"Yes, I'm quite sure." The now-dampened tissue was being twisted in the sick woman's tense grasp.

"Thank you, Hilary. You've been very helpful. We're on our way next to talk to Harper about your fiance's death. Since he is a suspect, we'd appreciate it if you could avoid contact with him unless it is pre-arranged through us. Since you've had such a shock, it shouldn't be hard unless you think he might come to see you without calling first?"

"He doesn't know where I live. We've only seen one another a couple of times at Hank's apartment, and once at a school fundraiser."

"Good. We'll speak to your again soon. Please take care of yourself." Blair rose and returned the chair to its original spot. Jim said his goodbyes and they left the hospital. A brisk walk to the parking lot brought them back to the truck and further debate.

Jim negotiated his truck out of the small space he'd tucked it into upon their arrival. "We're not going to be able to incorporate Hilary into our plans. She's much too fragile."

"I agree. It wouldn't be a good idea anyway, since technically she's also a suspect. That leaves us with Lena. I'm also thinking that it might be unethical to include Jared in our plans. He might be frightened. I just don't know what else we could do to scare Harper into a revealing himself." Blair looked at the older man, questioningly.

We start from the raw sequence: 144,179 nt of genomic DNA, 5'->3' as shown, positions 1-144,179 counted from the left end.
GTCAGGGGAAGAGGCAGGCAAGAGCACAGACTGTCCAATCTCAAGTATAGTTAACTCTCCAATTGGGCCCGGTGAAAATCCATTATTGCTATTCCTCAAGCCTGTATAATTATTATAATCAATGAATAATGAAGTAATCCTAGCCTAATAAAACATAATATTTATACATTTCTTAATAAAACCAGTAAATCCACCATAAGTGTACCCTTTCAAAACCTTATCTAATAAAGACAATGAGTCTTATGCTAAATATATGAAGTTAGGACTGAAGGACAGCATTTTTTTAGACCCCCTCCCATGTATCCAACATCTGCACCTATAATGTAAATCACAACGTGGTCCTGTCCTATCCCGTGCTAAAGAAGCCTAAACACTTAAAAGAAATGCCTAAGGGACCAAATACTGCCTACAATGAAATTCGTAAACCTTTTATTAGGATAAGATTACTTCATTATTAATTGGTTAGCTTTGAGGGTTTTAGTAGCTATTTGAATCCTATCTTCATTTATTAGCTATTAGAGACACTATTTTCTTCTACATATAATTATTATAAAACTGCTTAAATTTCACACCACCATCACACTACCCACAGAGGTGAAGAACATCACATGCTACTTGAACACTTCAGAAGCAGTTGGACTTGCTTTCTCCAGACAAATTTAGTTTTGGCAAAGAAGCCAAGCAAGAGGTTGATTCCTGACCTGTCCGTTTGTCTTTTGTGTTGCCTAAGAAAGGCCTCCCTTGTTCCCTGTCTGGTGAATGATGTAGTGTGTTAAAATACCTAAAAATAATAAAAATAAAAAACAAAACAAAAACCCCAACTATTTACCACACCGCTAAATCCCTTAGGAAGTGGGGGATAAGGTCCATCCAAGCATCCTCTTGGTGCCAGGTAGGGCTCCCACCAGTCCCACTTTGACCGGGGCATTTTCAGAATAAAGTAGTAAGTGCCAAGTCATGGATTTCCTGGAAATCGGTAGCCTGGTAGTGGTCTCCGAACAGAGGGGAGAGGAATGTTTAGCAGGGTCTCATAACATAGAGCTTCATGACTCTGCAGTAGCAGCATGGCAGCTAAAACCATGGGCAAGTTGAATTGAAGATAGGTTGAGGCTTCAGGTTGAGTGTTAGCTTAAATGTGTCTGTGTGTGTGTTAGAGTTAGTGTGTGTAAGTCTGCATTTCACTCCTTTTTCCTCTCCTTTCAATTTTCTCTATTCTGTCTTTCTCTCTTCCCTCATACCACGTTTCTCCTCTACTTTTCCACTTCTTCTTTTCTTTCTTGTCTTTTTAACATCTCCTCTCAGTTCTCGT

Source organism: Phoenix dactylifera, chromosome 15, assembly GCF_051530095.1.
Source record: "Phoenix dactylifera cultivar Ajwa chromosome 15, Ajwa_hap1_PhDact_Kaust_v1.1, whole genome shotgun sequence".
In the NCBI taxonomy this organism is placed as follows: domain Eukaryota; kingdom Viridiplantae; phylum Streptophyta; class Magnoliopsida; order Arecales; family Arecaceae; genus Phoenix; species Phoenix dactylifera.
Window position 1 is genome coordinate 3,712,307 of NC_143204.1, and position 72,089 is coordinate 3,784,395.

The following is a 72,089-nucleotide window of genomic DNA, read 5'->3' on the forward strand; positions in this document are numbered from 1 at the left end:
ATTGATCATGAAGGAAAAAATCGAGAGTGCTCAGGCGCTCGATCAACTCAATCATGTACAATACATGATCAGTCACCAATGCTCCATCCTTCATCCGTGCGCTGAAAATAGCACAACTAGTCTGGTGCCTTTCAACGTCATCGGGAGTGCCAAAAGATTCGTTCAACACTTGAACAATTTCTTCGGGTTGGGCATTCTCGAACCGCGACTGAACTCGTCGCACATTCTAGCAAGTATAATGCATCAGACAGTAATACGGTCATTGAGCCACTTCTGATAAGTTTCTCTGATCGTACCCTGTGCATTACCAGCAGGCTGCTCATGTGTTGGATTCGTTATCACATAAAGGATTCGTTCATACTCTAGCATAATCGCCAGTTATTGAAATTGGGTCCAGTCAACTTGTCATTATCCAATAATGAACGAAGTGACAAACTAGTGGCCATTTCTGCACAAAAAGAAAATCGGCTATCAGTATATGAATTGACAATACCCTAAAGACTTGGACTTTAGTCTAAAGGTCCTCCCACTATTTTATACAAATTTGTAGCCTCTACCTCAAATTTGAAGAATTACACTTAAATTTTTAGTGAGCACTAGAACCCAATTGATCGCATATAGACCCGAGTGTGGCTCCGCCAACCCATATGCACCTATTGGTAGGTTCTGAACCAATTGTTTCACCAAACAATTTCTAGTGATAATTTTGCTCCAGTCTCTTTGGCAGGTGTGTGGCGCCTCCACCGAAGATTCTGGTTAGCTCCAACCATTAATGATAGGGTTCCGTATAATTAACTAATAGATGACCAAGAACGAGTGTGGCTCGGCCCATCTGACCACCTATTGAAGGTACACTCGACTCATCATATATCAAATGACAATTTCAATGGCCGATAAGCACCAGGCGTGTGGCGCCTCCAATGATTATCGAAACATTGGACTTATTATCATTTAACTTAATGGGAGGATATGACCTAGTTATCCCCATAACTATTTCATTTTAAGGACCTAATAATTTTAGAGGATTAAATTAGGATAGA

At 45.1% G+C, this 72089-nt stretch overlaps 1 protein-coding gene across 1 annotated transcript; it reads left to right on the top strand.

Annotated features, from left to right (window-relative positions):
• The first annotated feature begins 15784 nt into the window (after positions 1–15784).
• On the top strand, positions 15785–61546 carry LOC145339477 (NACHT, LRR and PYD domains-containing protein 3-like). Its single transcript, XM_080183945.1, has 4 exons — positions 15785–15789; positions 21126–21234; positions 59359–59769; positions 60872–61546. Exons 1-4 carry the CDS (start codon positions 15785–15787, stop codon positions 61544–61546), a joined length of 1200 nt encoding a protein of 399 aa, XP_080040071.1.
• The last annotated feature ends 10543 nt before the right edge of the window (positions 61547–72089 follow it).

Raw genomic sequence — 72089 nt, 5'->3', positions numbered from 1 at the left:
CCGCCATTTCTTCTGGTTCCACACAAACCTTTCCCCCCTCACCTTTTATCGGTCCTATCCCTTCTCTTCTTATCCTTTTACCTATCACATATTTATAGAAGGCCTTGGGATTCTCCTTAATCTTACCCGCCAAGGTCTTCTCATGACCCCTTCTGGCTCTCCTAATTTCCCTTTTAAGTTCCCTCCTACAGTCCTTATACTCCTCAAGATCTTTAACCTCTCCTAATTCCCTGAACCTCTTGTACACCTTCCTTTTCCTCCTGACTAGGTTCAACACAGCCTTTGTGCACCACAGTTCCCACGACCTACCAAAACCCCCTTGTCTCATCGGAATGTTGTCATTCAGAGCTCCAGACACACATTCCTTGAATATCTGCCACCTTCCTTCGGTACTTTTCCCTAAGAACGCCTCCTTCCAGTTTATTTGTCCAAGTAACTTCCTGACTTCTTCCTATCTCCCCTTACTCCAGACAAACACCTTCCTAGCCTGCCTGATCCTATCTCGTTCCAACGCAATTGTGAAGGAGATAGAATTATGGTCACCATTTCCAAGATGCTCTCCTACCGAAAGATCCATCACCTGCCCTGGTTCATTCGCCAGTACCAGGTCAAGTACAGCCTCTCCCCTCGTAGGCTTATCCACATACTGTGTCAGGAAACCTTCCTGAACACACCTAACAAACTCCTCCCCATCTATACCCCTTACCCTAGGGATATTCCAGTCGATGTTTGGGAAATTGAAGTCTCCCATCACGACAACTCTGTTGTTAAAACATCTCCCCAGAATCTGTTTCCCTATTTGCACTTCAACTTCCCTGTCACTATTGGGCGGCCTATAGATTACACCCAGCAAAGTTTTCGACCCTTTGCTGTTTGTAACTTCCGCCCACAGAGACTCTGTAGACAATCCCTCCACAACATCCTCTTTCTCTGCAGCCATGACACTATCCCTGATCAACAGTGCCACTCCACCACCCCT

"That's a tough call, Chief. We're likely on thin ice here but we can't let this guy get away with it. And if he's running some international scam with diamonds, this isn't gonna stop with one body."

"Not to mention all the bodies back in Sierra Leone, that he's depending upon to supply his rough stones."

"Ever the activist." Jim's smile belied his sarcasm. "Naomi will be proud of your involvement with this case."

"Yeah! This is one I can tell her about that won't lead to an argument about all the civil liberties she thinks we're violating, right and left."

"Well, don't discuss it until after the case is over. We don't need 'Carrie Nation' calling out reinforcements to protest blood diamonds and give us away before we're done here."

"Good point, man. I hear that."

Blair opened the glove compartment as they approached their destination, to access their stash of quarters for parking meters, if any could be found at this hour of the day. Jim was in the process of parking illegally, in the only vacant spot near the office building, when he heard Blair's snort of serious annoyance. A glance confirmed that an empty bag of 'M&M' candy had fallen into his partner's lap. He attempted to avoid the inevitable lecture by snatching the bag and placing it on the dashboard, recalling an old story he'd heard back in the academy.

"This is to signal meter maids, as in the two 'm's, that a cop is taking up this space. Then we won't get ticketed."

"Whaa...? Jim, does that really work? I thought that was an urban legend from the internet."

"Sure it works," Jim perjured himself, shamelessly.

"Oookay. But, on another interesting note, the bag appears to be empty."

"Of course it's empty. The chocolate would only melt in the sun, Einstein. Leak out of any rips in the bag and mess up my truck."